Williams, Bronwyn T. “Speak for Yourself? Power and Hybridity in the Cross-Cultural Classroom.” College Composition and Communication 54 4 (2003): 586-609. Print.

Abstract:  In this article I use the lens of postcolonial theory to reflect on my uses of a varied series of writing pedagogies in cross-cultural classrooms at an international college. Such reflection helps reveal how relations of power between teacher and students and underlying ideological assumptions about knowledge and discourse often resulted in hybrid responses of mimicry, frustration, incomprehension, and resistance. A pedagogy constructed against the backdrop of postcolonial theory might provide both students and their teacher in such a cross-cultural setting with a more complex and useful way of understanding issues of power, discourse, identity, and the role of writing.

  • W. notes that often Asian and African students have a “commitment to serve the interests of the group” and, as such, often don’t necessarily want to challenge the authority of group statements[1. I wonder what other transnational comp folks would have to say about this point. . . is this a form of cultural essentialism run amok? W. recognizes his problematic rendering of these students at the bottom of 589.].
  • W. recognizes that pedagogical terms/tasks like originality and analysis have embedded Western ideologies/epistemologies in their very making; as such, teachers in the cross-cultural classroom must recognize these unstated, embedded “assumptions of power and the dominant culture” of English composition (589).
  • Bhaba’s conception of mimicry:  the student assumes the colonial discourse of the colonizer as a means to gain recognition and ethos; however, in that assumption is the interpellation of the colonized subject by the imperialist hegemony of domination.  This assumption of the dominant hegemony so the subaltern can come to voice also continuously mitigates the subaltern to a marginalized “Other” (590).  Mimicry could be writ large over the academy and might be succinctly embodied in Bartholomae’s “Inventing the University.”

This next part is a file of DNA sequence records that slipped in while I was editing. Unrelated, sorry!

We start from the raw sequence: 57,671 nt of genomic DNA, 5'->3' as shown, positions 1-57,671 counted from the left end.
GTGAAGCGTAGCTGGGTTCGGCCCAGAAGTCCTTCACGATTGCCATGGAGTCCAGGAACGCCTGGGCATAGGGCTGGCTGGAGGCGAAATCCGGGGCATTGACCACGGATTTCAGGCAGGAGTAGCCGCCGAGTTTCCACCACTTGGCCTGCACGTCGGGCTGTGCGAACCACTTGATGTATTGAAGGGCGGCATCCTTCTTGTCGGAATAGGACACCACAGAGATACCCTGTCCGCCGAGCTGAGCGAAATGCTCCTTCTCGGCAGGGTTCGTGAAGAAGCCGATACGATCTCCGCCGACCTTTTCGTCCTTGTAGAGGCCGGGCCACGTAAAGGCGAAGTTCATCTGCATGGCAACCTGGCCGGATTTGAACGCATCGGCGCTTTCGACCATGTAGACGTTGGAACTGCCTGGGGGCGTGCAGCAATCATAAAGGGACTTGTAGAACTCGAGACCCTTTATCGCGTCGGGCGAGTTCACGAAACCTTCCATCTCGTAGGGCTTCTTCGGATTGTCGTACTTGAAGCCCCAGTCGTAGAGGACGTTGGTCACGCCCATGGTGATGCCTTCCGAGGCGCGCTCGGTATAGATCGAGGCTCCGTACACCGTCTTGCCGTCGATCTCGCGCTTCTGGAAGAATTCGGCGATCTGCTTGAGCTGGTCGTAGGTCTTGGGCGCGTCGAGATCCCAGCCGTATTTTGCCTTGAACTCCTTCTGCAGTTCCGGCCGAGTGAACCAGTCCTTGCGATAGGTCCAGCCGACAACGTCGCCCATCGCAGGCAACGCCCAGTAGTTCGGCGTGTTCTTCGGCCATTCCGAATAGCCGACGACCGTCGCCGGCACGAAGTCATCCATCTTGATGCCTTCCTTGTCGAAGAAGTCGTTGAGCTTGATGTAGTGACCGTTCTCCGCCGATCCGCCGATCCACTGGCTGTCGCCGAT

• While the student is mimicking the dominant discourse they are usually (always) also resisting it through hybridity or the complex layering of self and other discourse into a textual representation that embodies the values of the center but also resists them through other means (such as tone, style, etc.).
  • W. critiques the US composition fascination with “individualistic-Christian-psychoanalytic” framework of the personal essay by drawing attention to the ways that some writers from other parts of the world don’t find the locus of life at the level of the autonomous, atomistic self (595).
  • Before describing his own use of the term hybridity, W. critiques its appropriation as a falsely optimistic and apolitical by the Western liberal multiculturalist establishment.  In this narrative the notion of hybridity functions to level some of the centeredness of First World discourse by recognizing the polyculturalist nature of most individual rhetorical acts; however, in this process, the asymmetrical power relations that still exist between center and periphery are merely done away with, quashed in the interest of multiculturalist parity.  In a similar critique to those posed by postcolonialist scholars for postmodernism, W. notes that hybridity often functions as a way for the center to claim that the center isn’t the center so the periphery doesn’t have any center to work against (despite the center continuing to function as the hegemonic locus of power).
  • W. has some recommendations for teachers in the cross-cultural classroom:
    • First, interrogate your own role as a teacher in the production and reproduction of dominant/hegemonic ideology.  This is a recognition of how particular epistemologies create pressures to cultivate “desirable identities” in student subjectivity (605).
    • This critique should be carried forward and engaged with with student writers so questions of “response, mimicry, hybridity, and resistance” are foregrounded.  Hybridity in this context becomes a site of rhetorical negotiation . . . a productive place to teach from!
    • All of these processes should be situated in the context of “global cultural processes” like those that Appadurai describes in Modernity at Large.  This means disrupting the center-periphery binary in order to talk about culture in “flows” that are created through ethnoscapes, mediascapes, technoscapes, financscapes, and ideoscapes.  Here we get a new, distributed idea of subjectivity that isn’t bounded by geographical or national borders (605).  This subjectivity is part of an imagined collectivity (Anderson) that folks self-identify with and is constituted by other imagines subjects dispersed around the globe.
  • To sum up:

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